RESULTS: Genetically increased A1C was associated with higher CAD risk (odds ratio [OR] 1.61 [95% CI 1.40, 1.84] per %-unit, P = 6.9 10-12). Higher A1C was associated with increased CAD risk when using only glycemic variants (OR 2.23 [1.73, 2.89], P = 1.6 10-9) and when using only erythrocytic variants (OR 1.30 [1.08, 1.57], P = 0.004). Genetically decreased Hb, with concomitantly decreased mean corpuscular volume, was associated with higher A1C (0.30 [0.27, 0.33] %-unit, P = 2.9 10-6) per g/dL and higher CAD risk (1.18 [1.04, 1.33], P = 0.009).
CONCLUSIONS: Genetic evidence supports a causal link between higher A1C and higher CAD risk. This relationship is driven not only by glycemic but also by erythrocytic, glycemia-independent factors.
The genetics of HbA1c: biological pathways and impact on diabetes and cardiovascular disease risk.
This proposal seeks access to UKBiobank data to support identification of genetic variants underlying glycated haemoglobin (HbA1c) variation, to empower biological pathway discovery, and to elucidate the impact of loci influencing HbA1c on its utility as a diagnostic measure for type 2 diabetes, and on cardiovascular disease risk.
The applicants are part of the UK Biobank Cardiometabolic Consortium, and are world-leaders in the genetics of type 2 diabetes (T2D) and related traits. They have played leading roles in global genetic discovery efforts for these phenotypes and the UKBiobank data offers many opportunities to strengthen and extend these research activities. The research we plan is entirely congruent with the stated aim of UK Biobank to improve `the prevention, diagnosis and treatment of a wide range of serious and life-threatening illnesses`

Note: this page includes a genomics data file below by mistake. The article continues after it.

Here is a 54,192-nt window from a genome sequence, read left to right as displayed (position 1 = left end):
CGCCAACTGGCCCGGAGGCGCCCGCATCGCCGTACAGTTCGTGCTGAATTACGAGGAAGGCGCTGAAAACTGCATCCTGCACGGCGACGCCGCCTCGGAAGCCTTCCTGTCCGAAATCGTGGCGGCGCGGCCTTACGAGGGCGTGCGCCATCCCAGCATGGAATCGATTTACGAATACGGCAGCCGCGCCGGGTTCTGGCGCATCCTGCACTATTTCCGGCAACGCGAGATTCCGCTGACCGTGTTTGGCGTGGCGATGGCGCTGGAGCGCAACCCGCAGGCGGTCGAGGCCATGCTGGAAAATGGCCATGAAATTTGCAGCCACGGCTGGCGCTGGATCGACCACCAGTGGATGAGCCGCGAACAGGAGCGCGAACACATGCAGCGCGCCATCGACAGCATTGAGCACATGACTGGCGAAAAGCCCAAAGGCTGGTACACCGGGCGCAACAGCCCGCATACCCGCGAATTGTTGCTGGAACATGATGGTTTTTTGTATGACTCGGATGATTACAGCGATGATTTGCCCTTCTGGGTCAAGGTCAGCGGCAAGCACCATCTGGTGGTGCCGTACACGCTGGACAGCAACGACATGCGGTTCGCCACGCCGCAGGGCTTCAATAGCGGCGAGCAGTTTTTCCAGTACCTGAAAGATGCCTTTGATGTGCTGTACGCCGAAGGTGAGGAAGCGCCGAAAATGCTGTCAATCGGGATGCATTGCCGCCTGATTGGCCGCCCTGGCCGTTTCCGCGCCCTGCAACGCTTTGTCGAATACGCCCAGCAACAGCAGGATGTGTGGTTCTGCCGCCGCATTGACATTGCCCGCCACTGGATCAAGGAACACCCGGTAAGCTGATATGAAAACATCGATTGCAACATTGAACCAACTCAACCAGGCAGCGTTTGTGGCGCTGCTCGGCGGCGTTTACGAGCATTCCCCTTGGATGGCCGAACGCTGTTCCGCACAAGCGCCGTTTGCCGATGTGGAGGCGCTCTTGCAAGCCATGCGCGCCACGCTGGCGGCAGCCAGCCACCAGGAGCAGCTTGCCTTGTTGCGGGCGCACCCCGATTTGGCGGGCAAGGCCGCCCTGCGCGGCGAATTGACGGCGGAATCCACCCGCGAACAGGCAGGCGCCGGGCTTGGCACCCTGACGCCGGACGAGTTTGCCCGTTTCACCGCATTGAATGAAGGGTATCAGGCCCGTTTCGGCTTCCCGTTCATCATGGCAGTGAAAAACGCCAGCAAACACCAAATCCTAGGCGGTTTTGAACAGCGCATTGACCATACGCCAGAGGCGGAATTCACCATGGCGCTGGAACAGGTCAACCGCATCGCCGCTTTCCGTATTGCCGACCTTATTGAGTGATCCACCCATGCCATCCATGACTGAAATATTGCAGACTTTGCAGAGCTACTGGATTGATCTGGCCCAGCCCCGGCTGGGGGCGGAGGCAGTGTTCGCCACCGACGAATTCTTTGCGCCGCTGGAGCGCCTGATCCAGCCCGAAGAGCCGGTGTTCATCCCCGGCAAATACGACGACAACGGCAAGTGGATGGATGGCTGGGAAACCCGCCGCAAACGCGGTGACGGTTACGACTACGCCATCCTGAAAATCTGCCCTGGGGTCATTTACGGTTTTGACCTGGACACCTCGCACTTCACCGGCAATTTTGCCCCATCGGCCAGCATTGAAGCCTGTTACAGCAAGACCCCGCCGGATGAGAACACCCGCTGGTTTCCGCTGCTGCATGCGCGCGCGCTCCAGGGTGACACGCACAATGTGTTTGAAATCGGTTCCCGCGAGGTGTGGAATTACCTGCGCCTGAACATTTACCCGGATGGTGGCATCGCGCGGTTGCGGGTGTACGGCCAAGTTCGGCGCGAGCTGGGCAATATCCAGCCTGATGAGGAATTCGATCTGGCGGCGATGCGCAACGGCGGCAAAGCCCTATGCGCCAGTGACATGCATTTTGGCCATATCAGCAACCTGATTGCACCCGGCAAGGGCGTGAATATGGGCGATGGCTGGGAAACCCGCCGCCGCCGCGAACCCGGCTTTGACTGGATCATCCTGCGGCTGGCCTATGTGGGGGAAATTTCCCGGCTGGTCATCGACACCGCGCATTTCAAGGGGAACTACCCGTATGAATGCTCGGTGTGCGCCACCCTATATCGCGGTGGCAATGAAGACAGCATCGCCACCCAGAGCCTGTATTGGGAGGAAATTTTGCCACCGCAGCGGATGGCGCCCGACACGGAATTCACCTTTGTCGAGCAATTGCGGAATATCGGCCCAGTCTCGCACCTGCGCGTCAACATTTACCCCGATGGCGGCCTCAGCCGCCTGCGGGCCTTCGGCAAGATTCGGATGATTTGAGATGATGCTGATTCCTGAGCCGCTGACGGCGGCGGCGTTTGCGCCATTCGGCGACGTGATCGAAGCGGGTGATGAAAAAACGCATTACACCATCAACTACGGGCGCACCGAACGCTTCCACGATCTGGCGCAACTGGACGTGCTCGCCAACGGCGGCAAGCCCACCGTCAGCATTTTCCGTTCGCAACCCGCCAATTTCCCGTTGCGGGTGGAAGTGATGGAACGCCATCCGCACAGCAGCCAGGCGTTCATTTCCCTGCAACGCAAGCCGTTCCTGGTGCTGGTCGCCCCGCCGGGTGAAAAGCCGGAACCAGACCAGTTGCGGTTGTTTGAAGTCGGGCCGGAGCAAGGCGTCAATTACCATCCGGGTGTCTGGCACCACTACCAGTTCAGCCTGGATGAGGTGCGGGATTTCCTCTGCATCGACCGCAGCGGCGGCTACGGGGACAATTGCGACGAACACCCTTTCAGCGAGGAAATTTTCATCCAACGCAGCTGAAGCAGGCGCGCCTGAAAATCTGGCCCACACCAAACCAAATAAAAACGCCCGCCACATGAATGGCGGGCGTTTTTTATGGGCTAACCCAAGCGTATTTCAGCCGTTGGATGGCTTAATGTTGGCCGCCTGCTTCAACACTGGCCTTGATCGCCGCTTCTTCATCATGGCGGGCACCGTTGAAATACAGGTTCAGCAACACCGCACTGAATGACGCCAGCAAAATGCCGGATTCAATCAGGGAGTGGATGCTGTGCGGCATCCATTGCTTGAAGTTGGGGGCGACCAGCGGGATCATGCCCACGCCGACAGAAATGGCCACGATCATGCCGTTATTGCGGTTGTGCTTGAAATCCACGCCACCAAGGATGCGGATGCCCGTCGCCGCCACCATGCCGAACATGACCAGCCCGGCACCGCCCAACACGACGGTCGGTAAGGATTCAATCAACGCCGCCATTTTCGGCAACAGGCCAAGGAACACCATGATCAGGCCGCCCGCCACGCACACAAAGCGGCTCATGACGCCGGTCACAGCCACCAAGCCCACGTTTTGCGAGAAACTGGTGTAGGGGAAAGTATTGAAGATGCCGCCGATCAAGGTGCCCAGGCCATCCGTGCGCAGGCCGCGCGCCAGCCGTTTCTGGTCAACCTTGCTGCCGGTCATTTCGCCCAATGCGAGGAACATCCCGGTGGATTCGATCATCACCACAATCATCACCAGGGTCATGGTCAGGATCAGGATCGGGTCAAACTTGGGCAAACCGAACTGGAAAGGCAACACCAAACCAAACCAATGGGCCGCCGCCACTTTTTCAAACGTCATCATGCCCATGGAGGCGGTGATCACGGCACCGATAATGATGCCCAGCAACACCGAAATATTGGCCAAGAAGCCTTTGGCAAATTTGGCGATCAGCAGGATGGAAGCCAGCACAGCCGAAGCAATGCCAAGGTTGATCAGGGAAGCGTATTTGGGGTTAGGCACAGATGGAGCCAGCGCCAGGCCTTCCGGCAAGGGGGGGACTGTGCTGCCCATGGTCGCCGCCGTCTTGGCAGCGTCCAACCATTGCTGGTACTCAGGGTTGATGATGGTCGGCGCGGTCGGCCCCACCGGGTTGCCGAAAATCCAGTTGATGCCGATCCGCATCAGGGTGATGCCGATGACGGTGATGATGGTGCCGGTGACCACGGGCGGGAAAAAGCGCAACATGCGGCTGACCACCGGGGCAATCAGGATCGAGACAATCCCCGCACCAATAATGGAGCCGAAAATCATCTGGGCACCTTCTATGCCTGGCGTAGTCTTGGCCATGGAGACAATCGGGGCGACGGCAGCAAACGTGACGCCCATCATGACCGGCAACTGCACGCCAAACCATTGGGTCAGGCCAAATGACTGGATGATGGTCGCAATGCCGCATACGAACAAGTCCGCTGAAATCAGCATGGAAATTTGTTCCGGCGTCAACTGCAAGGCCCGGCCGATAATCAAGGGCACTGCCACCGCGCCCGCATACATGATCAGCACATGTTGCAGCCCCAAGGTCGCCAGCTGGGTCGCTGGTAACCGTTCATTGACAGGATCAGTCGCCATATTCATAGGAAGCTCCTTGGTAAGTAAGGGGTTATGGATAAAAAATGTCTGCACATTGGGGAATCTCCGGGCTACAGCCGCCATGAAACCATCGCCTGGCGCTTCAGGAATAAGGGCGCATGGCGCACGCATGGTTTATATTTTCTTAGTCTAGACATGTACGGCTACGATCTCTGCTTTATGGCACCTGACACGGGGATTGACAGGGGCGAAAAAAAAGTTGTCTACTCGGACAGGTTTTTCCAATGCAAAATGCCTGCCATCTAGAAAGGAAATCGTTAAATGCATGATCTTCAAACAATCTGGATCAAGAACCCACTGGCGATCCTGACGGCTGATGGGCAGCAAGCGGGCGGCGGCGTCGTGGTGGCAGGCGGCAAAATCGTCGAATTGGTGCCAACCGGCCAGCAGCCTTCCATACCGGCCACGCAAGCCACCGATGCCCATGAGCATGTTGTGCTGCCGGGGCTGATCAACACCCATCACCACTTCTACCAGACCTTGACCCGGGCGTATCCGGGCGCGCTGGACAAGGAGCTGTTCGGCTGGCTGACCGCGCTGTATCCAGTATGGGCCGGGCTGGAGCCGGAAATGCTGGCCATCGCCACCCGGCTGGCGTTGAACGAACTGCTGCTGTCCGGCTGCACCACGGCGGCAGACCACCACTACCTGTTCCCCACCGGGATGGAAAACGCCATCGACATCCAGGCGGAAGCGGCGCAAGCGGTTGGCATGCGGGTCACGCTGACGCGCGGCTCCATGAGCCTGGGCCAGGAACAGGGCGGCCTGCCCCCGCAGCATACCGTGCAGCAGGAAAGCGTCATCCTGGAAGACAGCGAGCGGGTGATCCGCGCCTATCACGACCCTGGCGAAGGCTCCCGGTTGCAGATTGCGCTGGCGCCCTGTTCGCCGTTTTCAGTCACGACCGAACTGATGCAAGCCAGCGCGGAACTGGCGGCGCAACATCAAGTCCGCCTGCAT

HbA1c is a diagnostic measure for diabetes. Both diabetes and heart disease are listed as target conditions for UK Biobank. Glycated haemoglobin (HbA1c) is used to measure glucose control, and to diagnose diabetes. We will: a)search for genetic variants associated with HbA1c in non-diabetic participants at the start of the study (baseline); b)integrate these data with other studies to extend the list of genetic variants influencing HbA1c and identify biological pathways; c)investigate the effect of variants in those with baseline type 2 diabetes, and in new diabetes cases as they emerge, and explore whether variants can predict diabetes onset, progression or response to treatment; c)investigate whether genetic variants are associated with cardiovascular disease risk. We wish to study the full cohort.
|Lead investigator:||Professor Ines Barroso|
|Lead institution:||University of Exeter|
|2815||Mendelian Randomization Analysis of Hemoglobin A1c as a Risk Factor for Coronary Artery Disease||Leong et al.||2019||Diabetes Care (2019)|